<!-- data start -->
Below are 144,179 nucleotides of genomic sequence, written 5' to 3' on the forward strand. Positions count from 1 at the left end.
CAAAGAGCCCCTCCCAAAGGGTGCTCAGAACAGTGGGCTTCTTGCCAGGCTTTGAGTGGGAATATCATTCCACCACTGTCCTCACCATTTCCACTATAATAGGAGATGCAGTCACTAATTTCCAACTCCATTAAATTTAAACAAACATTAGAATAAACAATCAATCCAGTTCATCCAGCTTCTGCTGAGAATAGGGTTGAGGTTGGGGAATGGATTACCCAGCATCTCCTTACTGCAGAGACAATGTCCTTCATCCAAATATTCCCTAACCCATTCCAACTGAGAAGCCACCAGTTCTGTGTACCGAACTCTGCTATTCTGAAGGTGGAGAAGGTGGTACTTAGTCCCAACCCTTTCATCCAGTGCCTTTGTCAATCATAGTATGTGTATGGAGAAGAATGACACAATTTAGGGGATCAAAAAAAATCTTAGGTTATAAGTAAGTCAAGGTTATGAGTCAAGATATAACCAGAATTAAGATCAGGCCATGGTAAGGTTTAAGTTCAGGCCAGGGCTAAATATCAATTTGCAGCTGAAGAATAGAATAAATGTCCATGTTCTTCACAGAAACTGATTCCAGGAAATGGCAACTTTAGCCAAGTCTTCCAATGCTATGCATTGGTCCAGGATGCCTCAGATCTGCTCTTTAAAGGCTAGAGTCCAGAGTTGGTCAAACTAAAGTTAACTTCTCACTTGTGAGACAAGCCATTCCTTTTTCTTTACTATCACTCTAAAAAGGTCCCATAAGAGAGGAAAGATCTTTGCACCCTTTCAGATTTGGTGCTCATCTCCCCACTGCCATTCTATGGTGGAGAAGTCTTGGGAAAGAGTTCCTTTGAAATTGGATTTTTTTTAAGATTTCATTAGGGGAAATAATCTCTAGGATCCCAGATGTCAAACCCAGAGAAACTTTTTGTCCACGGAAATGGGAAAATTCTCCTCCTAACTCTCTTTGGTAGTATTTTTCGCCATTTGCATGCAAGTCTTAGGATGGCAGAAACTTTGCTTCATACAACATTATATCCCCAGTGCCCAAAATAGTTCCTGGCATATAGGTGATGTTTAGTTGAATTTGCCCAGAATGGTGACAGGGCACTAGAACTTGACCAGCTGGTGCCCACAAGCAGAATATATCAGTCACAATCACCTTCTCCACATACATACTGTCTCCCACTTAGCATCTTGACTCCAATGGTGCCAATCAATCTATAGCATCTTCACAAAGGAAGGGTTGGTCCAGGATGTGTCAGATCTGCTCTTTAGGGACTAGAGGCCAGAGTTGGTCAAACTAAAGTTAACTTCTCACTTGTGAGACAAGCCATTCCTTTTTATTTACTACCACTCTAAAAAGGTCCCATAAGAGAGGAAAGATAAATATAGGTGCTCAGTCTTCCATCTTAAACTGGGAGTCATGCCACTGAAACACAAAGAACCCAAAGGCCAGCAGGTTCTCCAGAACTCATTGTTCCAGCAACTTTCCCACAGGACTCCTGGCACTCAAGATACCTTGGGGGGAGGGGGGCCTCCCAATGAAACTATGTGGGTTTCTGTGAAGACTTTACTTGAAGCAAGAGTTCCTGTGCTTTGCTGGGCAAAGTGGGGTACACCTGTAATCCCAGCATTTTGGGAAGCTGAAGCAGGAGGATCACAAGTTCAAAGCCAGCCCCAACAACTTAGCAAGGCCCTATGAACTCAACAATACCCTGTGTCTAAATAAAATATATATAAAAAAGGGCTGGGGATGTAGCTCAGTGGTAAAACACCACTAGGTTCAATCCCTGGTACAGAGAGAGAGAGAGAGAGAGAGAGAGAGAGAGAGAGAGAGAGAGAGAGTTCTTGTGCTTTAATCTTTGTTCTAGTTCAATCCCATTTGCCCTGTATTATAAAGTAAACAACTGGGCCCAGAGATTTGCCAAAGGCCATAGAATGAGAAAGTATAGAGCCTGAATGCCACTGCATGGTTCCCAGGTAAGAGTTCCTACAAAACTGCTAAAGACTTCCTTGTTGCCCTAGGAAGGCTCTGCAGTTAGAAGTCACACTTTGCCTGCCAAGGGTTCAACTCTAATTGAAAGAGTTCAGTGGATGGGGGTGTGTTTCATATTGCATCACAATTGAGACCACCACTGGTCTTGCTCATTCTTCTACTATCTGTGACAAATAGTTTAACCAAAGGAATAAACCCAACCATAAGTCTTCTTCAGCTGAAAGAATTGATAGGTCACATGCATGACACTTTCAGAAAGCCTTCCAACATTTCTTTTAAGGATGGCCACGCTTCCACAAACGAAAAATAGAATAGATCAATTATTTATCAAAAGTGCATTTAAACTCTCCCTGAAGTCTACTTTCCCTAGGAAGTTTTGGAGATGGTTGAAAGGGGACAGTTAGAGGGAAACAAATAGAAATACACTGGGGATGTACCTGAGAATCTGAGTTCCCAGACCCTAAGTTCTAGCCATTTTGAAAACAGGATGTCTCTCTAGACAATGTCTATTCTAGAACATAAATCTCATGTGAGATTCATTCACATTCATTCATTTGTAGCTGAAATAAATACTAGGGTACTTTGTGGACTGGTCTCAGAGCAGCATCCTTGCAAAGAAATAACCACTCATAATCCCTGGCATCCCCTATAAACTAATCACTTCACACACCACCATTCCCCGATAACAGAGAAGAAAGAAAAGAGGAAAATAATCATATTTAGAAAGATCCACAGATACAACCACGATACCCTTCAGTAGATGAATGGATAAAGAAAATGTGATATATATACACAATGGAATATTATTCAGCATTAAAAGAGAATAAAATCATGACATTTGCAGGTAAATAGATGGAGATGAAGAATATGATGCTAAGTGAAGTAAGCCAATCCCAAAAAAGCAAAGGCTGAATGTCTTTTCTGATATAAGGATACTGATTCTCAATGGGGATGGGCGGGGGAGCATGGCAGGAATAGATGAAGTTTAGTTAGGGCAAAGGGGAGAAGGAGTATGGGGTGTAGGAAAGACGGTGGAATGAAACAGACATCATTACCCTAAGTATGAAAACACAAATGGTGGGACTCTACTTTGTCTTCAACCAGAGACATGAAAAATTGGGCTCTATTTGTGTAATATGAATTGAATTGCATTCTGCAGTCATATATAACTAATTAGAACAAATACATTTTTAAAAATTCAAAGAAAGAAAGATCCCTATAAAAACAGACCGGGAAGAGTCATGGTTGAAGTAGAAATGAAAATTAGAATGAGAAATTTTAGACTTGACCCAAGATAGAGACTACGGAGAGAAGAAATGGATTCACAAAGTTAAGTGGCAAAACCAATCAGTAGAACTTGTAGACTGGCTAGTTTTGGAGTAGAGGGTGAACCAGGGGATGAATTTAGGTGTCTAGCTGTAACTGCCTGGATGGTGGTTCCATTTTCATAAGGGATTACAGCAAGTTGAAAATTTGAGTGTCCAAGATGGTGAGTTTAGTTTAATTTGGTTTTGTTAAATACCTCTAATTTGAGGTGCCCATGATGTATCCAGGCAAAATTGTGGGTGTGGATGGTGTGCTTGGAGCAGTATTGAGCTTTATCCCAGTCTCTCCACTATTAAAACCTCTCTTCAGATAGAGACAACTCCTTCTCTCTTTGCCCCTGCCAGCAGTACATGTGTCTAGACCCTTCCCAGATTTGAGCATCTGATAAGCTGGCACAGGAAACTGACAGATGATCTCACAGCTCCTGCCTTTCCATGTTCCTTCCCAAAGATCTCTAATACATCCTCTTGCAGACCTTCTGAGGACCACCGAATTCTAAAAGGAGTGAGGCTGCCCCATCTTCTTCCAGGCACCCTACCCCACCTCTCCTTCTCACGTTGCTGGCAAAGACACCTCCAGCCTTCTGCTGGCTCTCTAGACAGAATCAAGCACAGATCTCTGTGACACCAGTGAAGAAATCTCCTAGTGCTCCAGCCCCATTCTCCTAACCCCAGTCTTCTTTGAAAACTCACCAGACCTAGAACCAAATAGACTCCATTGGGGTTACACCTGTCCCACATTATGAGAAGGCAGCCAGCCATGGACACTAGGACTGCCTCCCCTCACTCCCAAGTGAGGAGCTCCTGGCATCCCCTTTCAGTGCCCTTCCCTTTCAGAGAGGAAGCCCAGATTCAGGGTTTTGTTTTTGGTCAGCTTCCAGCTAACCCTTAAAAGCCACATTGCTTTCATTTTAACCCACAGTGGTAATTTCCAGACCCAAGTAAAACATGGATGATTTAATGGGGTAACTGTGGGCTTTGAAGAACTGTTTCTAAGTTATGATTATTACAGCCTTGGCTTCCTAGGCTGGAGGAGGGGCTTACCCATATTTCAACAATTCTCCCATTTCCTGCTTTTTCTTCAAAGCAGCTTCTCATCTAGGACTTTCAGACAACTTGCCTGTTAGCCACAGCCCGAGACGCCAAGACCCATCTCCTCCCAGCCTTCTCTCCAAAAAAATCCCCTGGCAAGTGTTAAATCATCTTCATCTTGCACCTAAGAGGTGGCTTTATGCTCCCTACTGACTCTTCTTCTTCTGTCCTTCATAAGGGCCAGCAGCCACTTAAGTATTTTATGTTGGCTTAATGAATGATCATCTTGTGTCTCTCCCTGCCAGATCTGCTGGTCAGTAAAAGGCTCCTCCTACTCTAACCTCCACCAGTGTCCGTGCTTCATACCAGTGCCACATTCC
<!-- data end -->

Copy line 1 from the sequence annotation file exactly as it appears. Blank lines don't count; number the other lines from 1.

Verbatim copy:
Below are 144,179 nucleotides of genomic sequence, written 5' to 3' on the forward strand. Positions count from 1 at the left end.